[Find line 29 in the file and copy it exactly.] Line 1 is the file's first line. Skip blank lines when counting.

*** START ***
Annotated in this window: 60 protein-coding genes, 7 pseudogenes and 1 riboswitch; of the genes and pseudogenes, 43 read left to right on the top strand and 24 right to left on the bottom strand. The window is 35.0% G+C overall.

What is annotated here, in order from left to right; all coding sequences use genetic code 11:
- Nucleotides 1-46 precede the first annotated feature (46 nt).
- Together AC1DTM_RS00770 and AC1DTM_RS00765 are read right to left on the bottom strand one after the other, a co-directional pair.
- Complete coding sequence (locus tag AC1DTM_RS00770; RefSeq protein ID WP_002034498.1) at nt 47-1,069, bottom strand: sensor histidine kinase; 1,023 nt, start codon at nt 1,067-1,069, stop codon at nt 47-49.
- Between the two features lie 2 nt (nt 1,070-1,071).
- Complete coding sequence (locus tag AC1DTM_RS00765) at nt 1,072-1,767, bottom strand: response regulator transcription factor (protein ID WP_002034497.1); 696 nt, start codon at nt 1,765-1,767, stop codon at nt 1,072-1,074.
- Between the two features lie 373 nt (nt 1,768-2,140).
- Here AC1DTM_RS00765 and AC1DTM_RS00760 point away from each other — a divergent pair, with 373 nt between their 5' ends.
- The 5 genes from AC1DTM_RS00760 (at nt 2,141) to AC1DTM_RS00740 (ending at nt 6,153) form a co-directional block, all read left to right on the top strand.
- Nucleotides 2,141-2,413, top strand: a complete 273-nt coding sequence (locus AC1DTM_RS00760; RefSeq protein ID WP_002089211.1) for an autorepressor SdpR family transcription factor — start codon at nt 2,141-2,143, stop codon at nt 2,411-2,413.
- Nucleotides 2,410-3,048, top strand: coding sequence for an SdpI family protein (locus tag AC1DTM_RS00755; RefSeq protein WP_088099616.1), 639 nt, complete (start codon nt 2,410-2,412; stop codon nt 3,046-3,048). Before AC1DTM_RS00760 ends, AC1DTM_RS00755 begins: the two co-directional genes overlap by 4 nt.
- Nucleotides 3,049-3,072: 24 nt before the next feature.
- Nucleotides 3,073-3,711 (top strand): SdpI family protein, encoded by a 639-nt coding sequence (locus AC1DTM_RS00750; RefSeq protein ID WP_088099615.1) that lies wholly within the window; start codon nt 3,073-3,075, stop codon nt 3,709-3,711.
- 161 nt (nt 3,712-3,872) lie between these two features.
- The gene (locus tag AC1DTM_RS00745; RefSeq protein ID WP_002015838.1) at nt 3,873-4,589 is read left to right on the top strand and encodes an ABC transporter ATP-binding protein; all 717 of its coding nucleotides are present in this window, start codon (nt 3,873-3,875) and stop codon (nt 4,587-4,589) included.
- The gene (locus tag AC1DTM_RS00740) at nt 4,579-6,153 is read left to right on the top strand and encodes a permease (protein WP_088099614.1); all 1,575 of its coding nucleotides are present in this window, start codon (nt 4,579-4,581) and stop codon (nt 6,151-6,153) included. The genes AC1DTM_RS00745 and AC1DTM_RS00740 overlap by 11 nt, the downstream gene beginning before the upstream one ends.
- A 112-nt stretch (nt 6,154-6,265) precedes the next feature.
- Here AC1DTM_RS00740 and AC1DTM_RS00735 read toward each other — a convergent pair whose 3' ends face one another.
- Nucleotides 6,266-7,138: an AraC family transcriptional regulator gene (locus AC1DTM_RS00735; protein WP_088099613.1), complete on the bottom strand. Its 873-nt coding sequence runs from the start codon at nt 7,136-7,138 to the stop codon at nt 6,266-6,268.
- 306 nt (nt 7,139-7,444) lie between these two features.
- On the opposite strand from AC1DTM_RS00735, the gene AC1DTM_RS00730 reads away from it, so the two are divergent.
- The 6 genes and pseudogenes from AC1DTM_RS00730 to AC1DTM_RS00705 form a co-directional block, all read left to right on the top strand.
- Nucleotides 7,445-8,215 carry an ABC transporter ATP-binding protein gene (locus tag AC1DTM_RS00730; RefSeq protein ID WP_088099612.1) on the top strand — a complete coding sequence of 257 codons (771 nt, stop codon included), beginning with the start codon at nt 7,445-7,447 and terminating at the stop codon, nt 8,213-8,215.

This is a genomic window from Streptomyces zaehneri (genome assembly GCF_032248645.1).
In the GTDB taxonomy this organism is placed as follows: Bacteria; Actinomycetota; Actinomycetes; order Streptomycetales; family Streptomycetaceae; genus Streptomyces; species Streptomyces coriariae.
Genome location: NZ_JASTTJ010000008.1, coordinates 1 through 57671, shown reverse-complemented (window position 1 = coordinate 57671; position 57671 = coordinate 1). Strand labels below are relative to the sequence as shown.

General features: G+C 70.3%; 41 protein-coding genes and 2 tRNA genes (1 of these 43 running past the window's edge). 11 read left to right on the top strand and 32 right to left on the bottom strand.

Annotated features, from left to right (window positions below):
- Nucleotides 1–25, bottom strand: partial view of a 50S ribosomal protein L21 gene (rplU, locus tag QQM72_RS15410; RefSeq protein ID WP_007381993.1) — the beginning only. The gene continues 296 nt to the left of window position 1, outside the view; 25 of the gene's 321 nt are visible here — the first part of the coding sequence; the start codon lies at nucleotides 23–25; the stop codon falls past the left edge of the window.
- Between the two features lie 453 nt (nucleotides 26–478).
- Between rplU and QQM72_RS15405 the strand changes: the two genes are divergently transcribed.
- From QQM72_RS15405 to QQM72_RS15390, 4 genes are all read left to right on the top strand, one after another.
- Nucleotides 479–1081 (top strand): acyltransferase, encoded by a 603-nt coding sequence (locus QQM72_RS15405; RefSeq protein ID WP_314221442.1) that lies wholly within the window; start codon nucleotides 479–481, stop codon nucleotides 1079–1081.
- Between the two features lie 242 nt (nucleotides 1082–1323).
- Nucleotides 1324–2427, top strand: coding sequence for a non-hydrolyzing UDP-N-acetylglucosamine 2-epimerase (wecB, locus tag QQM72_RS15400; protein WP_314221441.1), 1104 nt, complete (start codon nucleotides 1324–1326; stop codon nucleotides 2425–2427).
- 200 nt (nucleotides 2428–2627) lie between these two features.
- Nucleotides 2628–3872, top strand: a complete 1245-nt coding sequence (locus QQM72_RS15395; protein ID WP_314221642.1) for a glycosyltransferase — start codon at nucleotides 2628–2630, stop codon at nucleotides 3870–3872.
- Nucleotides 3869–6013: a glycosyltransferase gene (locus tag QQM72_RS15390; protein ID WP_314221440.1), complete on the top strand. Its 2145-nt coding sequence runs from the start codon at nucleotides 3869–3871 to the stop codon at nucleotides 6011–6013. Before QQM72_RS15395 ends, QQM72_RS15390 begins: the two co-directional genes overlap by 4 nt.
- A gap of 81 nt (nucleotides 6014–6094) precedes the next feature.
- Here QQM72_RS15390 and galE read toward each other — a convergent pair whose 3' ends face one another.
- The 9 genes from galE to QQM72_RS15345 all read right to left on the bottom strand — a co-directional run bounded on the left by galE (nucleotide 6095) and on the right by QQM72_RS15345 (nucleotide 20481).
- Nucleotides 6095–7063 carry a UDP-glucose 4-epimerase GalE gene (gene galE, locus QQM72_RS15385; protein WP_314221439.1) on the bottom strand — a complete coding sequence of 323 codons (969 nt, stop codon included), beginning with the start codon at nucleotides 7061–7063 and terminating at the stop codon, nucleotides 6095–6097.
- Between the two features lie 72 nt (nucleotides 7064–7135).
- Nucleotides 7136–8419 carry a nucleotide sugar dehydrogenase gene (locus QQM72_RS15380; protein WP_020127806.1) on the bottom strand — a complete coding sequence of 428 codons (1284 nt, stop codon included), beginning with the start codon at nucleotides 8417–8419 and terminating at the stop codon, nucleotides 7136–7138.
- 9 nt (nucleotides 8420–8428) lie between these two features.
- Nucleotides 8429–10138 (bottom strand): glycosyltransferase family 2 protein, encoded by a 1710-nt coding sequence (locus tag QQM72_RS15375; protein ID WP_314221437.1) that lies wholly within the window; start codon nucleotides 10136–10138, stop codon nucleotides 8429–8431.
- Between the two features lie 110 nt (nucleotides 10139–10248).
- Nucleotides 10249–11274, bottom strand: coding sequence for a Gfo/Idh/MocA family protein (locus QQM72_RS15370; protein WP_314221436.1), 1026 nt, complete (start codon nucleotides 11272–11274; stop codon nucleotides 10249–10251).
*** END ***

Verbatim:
Annotated features, from left to right (window positions below):